The "All Obama, All the Time" media have gone to great lengths to save his health-care reform crusade from faltering. So you might get the impression from their coverage of the shaky deal established at gunpoint by Obama consigliere Rahm Emanuel between conservative Congressional Democrats and Representative Henry Waxman that "real reform" is at hand.
I am afraid they might be right.
The deal cut with conservative Democrats consists largely of assuring that the hospitals in their districts are not run out of business by a government takeover of health care. Meanwhile Democrats are promising the public, as Charles Krauthammer summarized, "no policy cancellations, no preexisting condition requirements… even a cap on out-of-pocket expenses."
So how do you provide no-cap coverage for 97 percent of all Americans for everything they want for less than about 10 percent of their post-tax income?
First, it is important to bear in mind that at the end of the day less than 5 percent of all Americans will receive a health insurance subsidy. So you hide the fact that for all the hype the amount of dough Americans will really get isn't much at all.
Second, you cut what doctors get paid but spread the cuts as widely as possible. And third -- and by extension -- you make the government run plan a loss leader so you can get a total takeover down the road.
What you will hear instead in the coming weeks is how the new improved Blue Dog-endorsed version protects consumers against insurance companies without creating a government-run health plan.
Indeed, House Democrats have been using a letter from the Congressional Budget Office to claim that a public plan would not hurt private insurers and -- by extension -- you and me. In that letter the CBO estimates that only 6 million people from large employers would switch to public plans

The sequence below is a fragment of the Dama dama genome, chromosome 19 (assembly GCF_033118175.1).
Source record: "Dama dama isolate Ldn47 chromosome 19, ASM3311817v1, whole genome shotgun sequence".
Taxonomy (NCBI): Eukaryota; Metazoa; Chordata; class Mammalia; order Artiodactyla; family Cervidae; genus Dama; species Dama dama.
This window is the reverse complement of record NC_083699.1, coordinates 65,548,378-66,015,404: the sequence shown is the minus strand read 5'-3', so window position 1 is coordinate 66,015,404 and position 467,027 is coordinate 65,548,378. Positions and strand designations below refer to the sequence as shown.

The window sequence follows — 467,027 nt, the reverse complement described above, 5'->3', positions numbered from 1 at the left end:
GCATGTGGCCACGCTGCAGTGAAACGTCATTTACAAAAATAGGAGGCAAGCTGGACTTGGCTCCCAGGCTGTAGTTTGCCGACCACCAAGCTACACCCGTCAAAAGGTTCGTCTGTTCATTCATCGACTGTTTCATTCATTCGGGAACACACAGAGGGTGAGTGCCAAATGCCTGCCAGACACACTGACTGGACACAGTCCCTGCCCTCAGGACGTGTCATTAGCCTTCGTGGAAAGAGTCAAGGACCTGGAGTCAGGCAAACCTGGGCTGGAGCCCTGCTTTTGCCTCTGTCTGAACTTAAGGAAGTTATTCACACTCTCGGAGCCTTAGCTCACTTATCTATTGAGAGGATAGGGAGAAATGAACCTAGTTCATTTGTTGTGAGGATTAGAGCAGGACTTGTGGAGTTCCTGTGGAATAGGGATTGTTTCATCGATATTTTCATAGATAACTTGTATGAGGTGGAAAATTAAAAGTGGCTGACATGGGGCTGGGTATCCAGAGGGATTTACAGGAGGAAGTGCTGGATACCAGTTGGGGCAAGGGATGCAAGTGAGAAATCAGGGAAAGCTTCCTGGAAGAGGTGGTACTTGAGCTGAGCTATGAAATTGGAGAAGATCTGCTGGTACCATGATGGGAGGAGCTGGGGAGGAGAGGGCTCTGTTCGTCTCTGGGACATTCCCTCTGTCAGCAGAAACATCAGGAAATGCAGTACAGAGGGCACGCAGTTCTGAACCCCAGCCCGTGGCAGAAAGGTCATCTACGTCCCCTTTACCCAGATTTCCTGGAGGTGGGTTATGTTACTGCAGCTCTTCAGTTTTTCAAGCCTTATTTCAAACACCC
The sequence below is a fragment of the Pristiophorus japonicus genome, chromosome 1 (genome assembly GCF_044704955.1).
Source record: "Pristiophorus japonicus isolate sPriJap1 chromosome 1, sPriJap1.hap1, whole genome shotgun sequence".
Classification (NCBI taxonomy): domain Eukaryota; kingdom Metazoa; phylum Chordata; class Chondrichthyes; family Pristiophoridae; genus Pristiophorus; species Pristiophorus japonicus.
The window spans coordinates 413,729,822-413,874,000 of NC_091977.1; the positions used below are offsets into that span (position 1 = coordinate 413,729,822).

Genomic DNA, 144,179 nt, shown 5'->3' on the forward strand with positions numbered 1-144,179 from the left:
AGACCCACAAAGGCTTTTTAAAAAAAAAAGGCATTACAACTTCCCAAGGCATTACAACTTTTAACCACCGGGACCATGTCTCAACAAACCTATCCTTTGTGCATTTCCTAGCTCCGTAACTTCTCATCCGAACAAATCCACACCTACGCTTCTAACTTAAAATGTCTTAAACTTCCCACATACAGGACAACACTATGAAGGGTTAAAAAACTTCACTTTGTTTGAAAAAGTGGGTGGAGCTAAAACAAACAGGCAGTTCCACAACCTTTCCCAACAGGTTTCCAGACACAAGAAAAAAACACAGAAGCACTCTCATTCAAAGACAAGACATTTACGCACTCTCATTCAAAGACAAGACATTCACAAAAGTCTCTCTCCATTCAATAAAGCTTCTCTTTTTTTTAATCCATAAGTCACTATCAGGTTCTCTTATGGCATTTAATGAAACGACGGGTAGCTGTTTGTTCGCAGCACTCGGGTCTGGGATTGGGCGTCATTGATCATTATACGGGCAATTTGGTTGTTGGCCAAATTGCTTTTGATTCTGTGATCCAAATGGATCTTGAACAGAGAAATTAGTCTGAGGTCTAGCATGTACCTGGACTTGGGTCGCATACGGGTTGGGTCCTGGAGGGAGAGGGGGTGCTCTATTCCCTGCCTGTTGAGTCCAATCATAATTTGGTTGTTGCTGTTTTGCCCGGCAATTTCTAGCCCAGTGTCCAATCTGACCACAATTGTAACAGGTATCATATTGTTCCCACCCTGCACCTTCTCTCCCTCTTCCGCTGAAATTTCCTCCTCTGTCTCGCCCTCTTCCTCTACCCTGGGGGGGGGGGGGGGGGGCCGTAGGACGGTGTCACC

But CBO's explanation is a backhanded compliment to private insurance companies:
Although we assumed that the public plan would have somewhat lower administrative cost per enrollee than would private plans in the exchanges, the public plan would probably have to incur much of the same cost in order to attract and retain members…. we estimate that the public plan's premium would, on average, be about 10 percent lower than that of a typical private plan offered in the insurance exchanges. The most recent analysis of that difference concluded that the costs of the traditional Medicare plan were only 2 percent lower, on average, than the costs of private plans participating in Medicare to provide the same benefits.
In other words, private plans providing more benefits and coordinated care to a group of seniors much sicker than most seniors were only 2 percent more expensive than the vaunted public plan used as the model for government-run health care.
How would a public plan offer lower premiums unless it cut what it paid doctors, hospitals, and others and also rationed care? Indeed, as a recent Lewin analysis (pdf) of the Waxman bill notes: "The (Waxman bill) includes over 80 sections that alter Medicare provider payment policies for virtually all types of providers of health services including physicians, hospitals, home health agencies, skilled nursing facilities, rehabilitation hospitals and other health care practitioners…. Total reductions in payments to providers under the bill would be $361.9 billion."
In addition, the Lewin study shows that even after scheduled Medicare cuts to a small percentage of AMA members are restored, total physician payments are cut (through Medicaid and other Medicare payment machinations) by $32 billion through 2011.
These cuts will produce lower premiums in public plans. They will allow the public plans to attract nearly 70 million younger and healthier people who hardly use the health care system. And they will be not requiring or receiving a subsidy.
Once the younger, healthier types enroll, the rest of the employees in private plans -- the sicker and older folks -- will come along or will be dumped as premiums rise. Trapped by the requirement not to adjust premiums or cap benefits, insurers and employers will make the logical choice. A government takeover of health care will be a fait accompli.
And as the number of people in public plans swell, the pressure to control costs will grow. CBO estimates that the cost of single payer care will grow rapidly by 2015 and add greatly to the deficit by 2019 even as Medicare goes bankrupt. The push to ration care and delay treatment will grow.
Who will be hurt, and how, is the subject of my next article.
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